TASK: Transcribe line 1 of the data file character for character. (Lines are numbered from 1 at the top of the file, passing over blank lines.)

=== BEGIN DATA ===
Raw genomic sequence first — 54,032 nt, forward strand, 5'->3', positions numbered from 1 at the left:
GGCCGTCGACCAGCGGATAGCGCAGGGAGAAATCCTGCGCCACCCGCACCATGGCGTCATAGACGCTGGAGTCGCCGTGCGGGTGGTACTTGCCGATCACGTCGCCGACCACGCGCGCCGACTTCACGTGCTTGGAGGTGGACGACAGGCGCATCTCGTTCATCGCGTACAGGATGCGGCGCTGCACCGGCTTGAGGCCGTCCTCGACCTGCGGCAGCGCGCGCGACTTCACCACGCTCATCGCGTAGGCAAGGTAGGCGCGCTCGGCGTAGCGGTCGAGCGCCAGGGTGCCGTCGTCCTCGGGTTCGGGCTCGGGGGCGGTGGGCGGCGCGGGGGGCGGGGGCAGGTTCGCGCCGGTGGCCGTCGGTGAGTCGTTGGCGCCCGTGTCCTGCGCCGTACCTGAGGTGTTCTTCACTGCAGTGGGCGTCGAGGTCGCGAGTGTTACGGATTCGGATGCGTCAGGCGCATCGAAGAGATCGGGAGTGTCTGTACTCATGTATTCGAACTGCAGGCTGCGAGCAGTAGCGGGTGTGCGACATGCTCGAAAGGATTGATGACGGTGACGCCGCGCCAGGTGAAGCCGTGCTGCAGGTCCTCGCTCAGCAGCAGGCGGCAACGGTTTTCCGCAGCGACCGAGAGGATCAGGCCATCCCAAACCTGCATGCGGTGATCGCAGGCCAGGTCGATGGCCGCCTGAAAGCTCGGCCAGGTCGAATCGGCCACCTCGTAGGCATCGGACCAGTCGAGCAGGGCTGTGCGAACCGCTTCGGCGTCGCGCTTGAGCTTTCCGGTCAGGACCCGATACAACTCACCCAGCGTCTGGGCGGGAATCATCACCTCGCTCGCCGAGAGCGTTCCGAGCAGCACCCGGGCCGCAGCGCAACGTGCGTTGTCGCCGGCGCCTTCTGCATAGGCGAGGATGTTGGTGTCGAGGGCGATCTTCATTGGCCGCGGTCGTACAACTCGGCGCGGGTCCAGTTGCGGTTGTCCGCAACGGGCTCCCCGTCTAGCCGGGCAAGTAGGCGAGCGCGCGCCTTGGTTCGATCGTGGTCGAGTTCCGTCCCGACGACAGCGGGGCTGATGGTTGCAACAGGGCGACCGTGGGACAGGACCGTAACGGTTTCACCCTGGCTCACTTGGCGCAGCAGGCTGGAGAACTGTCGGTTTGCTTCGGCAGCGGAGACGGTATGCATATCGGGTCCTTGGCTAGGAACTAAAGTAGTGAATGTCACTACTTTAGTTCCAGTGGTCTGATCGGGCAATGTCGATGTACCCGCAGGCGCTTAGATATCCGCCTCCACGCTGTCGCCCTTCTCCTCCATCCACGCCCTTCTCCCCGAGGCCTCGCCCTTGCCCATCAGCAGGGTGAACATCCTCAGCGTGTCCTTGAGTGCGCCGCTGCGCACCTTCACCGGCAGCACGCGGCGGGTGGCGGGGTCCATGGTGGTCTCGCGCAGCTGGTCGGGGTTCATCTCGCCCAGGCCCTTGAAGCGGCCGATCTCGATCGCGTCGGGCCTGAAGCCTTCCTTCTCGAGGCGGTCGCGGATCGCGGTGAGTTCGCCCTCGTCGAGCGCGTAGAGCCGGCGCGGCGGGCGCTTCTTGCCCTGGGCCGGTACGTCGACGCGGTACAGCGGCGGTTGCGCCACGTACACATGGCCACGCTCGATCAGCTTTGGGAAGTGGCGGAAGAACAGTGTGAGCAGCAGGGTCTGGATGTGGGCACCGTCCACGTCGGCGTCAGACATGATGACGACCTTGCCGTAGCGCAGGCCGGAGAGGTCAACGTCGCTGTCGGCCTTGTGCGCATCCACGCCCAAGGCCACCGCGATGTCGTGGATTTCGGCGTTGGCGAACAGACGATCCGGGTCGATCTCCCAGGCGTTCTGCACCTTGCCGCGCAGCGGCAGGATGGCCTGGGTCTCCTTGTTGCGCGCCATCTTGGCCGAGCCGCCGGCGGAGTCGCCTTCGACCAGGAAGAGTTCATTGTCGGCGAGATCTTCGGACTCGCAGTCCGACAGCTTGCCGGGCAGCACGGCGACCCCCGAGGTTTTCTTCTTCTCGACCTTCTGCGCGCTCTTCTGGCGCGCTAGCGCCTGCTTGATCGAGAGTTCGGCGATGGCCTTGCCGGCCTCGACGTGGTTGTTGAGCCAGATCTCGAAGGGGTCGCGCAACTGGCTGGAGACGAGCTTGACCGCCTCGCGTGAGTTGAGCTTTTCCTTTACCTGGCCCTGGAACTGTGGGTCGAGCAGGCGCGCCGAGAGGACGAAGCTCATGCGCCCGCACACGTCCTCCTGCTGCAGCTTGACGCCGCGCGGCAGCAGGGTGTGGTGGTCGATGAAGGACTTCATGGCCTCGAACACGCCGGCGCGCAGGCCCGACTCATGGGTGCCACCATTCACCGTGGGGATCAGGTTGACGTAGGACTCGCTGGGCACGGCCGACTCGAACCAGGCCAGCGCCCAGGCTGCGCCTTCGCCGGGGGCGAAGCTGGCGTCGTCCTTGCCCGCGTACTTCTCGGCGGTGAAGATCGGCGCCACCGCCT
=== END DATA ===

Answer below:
Raw genomic sequence first — 54,032 nt, forward strand, 5'->3', positions numbered from 1 at the left: